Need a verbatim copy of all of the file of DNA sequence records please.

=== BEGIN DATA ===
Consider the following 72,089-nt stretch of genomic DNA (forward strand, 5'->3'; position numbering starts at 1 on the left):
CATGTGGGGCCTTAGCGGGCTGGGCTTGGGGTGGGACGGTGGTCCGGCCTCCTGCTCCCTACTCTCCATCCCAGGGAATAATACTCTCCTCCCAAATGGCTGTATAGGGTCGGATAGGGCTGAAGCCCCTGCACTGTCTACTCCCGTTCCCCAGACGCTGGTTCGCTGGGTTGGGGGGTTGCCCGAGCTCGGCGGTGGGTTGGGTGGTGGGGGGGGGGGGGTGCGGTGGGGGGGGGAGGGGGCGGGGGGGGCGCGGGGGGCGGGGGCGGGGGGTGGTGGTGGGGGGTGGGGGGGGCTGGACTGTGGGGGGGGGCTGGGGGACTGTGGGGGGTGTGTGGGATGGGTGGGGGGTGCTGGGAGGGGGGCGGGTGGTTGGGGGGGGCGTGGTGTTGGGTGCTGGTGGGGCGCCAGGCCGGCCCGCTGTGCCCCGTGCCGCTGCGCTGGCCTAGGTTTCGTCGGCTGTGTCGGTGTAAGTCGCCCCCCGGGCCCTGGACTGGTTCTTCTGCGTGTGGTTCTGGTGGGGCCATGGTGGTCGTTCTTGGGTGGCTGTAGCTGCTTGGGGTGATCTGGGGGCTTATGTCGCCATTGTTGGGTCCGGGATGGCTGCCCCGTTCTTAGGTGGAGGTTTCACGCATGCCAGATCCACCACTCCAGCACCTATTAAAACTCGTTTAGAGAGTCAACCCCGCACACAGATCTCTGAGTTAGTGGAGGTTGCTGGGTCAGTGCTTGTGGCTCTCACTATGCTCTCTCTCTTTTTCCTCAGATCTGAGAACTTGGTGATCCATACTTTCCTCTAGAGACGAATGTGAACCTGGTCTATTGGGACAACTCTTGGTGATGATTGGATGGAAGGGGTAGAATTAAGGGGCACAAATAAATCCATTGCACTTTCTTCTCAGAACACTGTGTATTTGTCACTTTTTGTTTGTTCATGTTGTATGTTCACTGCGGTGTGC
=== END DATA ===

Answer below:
Consider the following 72,089-nt stretch of genomic DNA (forward strand, 5'->3'; position numbering starts at 1 on the left):
CATGTGGGGCCTTAGCGGGCTGGGCTTGGGGTGGGACGGTGGTCCGGCCTCCTGCTCCCTACTCTCCATCCCAGGGAATAATACTCTCCTCCCAAATGGCTGTATAGGGTCGGATAGGGCTGAAGCCCCTGCACTGTCTACTCCCGTTCCCCAGACGCTGGTTCGCTGGGTTGGGGGGTTGCCCGAGCTCGGCGGTGGGTTGGGTGGTGGGGGGGGGGGGGTGCGGTGGGGGGGGGAGGGGGCGGGGGGGGCGCGGGGGGCGGGGGCGGGGGGTGGTGGTGGGGGGTGGGGGGGGCTGGACTGTGGGGGGGGGCTGGGGGACTGTGGGGGGTGTGTGGGATGGGTGGGGGGTGCTGGGAGGGGGGCGGGTGGTTGGGGGGGGCGTGGTGTTGGGTGCTGGTGGGGCGCCAGGCCGGCCCGCTGTGCCCCGTGCCGCTGCGCTGGCCTAGGTTTCGTCGGCTGTGTCGGTGTAAGTCGCCCCCCGGGCCCTGGACTGGTTCTTCTGCGTGTGGTTCTGGTGGGGCCATGGTGGTCGTTCTTGGGTGGCTGTAGCTGCTTGGGGTGATCTGGGGGCTTATGTCGCCATTGTTGGGTCCGGGATGGCTGCCCCGTTCTTAGGTGGAGGTTTCACGCATGCCAGATCCACCACTCCAGCACCTATTAAAACTCGTTTAGAGAGTCAACCCCGCACACAGATCTCTGAGTTAGTGGAGGTTGCTGGGTCAGTGCTTGTGGCTCTCACTATGCTCTCTCTCTTTTTCCTCAGATCTGAGAACTTGGTGATCCATACTTTCCTCTAGAGACGAATGTGAACCTGGTCTATTGGGACAACTCTTGGTGATGATTGGATGGAAGGGGTAGAATTAAGGGGCACAAATAAATCCATTGCACTTTCTTCTCAGAACACTGTGTATTTGTCACTTTTTGTTTGTTCATGTTGTATGTTCACTGCGGTGTGC